Online DanClemmensen

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Re: New Glenn: Blue Origin Announcement of Orbital Rocket Plan
« Reply #2930 on: 12/13/2023 01:13 pm »
Stephen Clark says:
Quote
Two Blue Origin officials told Ars that the company is not currently planning to perform a full-scale test-firing of an entire New Glenn booster, with all seven of its BE-4 engines, before the inaugural launch.
I'm quite skeptical of the interpretation that there will be no 7-engine test at all. I could certainly believe there will be no full-duration test of the stage - Vulcan, for example, is doing the same, as does Starship.   But it's hard to believe there will be no 7-engine static fire.  This would imply launching the rocket with an engine and plumbing configuration that has never been tried, not even once.  That would be a bold move, and a serious gamble, by a company not known for boldness or risk-taking.  It's so out of character that I don't find it credible.
That makes sense. Maybe this hinges on the meaning of "full scale". Perhaps the "BO officials" were just ruling out a full-throttle, full-time test, but did not intend to rule out a short half-throttle test.

How would they even test the GSE if they don't do some sort of 7-engine static fire?

Offline clongton

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Re: New Glenn: Blue Origin Announcement of Orbital Rocket Plan
« Reply #2931 on: 12/13/2023 01:26 pm »
How would they even test the GSE if they don't do some sort of 7-engine static fire?

I agree. There is more to a full blown static fire than just the engines. There is literally no way to test the GSE systems without the full static fire. To launch without the static fire is more than a bold gamble. In my opinion it is stupid. If they attempt to launch without it I fear a catastrophic failure - a completely unnecessary failure. The odds are against them.
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Online trimeta

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Re: New Glenn: Blue Origin Announcement of Orbital Rocket Plan
« Reply #2932 on: 12/13/2023 02:20 pm »
How would they even test the GSE if they don't do some sort of 7-engine static fire?

I agree. There is more to a full blown static fire than just the engines. There is literally no way to test the GSE systems without the full static fire. To launch without the static fire is more than a bold gamble. In my opinion it is stupid. If they attempt to launch without it I fear a catastrophic failure - a completely unnecessary failure. The odds are against them.
I wouldn't necessarily expect a catastrophic failure, but rather the first few launch attempts turning into static fires when aborts are called during the countdown due to issues that would have been caught during a proper static fire.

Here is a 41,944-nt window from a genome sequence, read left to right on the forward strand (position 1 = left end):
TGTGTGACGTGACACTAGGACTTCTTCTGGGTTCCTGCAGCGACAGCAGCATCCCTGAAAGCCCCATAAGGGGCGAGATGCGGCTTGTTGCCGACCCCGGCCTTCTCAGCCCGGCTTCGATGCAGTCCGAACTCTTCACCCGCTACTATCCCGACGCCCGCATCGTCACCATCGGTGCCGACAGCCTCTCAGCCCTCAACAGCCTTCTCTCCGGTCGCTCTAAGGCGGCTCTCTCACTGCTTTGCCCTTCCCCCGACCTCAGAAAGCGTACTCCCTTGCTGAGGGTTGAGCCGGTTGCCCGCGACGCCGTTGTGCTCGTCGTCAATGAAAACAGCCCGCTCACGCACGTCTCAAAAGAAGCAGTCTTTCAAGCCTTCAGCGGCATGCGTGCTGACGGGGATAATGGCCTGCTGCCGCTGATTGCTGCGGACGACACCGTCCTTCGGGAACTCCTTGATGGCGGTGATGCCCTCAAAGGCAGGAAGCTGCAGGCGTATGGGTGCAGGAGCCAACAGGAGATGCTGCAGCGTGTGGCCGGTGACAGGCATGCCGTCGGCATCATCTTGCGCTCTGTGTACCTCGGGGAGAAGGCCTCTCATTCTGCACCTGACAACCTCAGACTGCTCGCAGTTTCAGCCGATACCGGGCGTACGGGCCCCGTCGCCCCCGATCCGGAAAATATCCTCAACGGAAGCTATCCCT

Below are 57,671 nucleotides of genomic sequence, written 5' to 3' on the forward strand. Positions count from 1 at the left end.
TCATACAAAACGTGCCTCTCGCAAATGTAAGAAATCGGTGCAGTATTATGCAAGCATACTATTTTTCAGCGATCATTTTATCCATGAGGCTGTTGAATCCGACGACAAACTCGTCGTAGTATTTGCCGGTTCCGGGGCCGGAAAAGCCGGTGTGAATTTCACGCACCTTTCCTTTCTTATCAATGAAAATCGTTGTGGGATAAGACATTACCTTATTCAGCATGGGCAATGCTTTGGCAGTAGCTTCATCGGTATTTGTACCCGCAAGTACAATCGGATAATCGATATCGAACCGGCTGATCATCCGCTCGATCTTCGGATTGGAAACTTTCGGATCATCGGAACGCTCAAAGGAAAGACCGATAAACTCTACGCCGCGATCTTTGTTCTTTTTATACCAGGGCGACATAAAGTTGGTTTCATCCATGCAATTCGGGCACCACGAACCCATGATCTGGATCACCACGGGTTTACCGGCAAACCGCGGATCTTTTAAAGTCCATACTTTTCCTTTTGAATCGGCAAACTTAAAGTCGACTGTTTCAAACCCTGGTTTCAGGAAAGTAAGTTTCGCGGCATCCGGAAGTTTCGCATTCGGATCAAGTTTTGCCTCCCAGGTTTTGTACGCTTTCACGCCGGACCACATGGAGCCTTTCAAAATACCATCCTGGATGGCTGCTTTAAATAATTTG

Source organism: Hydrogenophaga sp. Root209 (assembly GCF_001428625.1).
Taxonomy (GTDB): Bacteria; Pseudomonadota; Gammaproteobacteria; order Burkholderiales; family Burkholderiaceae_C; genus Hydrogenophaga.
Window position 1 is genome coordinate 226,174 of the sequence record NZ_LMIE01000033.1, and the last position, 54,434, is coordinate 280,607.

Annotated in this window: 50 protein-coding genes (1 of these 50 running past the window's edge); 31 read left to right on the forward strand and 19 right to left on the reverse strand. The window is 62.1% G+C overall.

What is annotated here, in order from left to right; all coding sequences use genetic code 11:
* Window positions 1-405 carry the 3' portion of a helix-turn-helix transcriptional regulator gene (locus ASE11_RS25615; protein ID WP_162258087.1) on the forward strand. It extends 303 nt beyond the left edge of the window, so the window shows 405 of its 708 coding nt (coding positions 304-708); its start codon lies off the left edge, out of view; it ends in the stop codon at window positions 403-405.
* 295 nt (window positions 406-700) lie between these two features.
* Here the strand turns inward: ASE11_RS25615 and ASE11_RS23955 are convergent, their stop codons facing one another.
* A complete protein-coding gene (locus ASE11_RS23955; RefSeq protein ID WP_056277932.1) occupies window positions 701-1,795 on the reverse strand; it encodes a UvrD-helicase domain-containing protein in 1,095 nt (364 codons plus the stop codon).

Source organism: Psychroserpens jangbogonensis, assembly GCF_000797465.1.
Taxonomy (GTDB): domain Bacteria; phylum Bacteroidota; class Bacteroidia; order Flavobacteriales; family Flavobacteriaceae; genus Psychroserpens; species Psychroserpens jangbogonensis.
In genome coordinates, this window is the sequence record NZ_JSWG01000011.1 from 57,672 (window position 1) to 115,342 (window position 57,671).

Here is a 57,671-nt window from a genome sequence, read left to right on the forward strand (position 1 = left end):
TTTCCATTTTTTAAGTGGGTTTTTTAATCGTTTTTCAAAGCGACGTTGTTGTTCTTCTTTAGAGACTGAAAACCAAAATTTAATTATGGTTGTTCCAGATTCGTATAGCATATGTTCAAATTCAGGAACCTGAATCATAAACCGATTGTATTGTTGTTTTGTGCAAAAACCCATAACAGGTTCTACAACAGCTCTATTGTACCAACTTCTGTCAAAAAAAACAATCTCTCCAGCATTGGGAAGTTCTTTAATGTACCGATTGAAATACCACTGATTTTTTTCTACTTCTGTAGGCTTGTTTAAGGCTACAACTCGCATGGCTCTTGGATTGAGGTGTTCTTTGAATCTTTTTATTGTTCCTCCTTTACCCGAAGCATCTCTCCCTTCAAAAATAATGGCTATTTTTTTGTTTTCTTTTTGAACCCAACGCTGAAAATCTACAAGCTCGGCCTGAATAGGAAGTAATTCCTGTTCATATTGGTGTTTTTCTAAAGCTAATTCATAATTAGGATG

And I wouldn't call this out of character for Blue Origin. After all, their computer simulations and component-level tests say everything should work, so they don't need any other sort of real-world testing; what they have is enough to give them confidence that everything will work perfectly the first time.

Offline Robotbeat

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Re: New Glenn: Blue Origin Announcement of Orbital Rocket Plan
« Reply #2933 on: 12/13/2023 02:30 pm »
How would they even test the GSE if they don't do some sort of 7-engine static fire?

I agree. There is more to a full blown static fire than just the engines. There is literally no way to test the GSE systems without the full static fire. To launch without the static fire is more than a bold gamble. In my opinion it is stupid. If they attempt to launch without it I fear a catastrophic failure - a completely unnecessary failure. The odds are against them.
I wouldn't necessarily expect a catastrophic failure, but rather the first few launch attempts turning into static fires when aborts are called during the countdown due to issues that would have been caught during a proper static fire.

And I wouldn't call this out of character for Blue Origin. After all, their computer simulations and component-level tests say everything should work, so they don't need any other sort of real-world testing; what they have is enough to give them confidence that everything will work perfectly the first time.
Huh? What projects have they even done that worked first time?

The first kerosene-based New Shepard failed its first supersonic flight attempt.

I guess hydrolox New Shepard launched, but the booster landing failed in spite being merely suborbital (OG Grasshopper never failed because it was only suborbital so could be built like a tank… F9RDev1 was built like regular F9 boosters which need orbit-class margins and performance, less battleship style construction).

BE-4 was very, very late (in spite of Blue’s PR) and had a bunch of issues as well.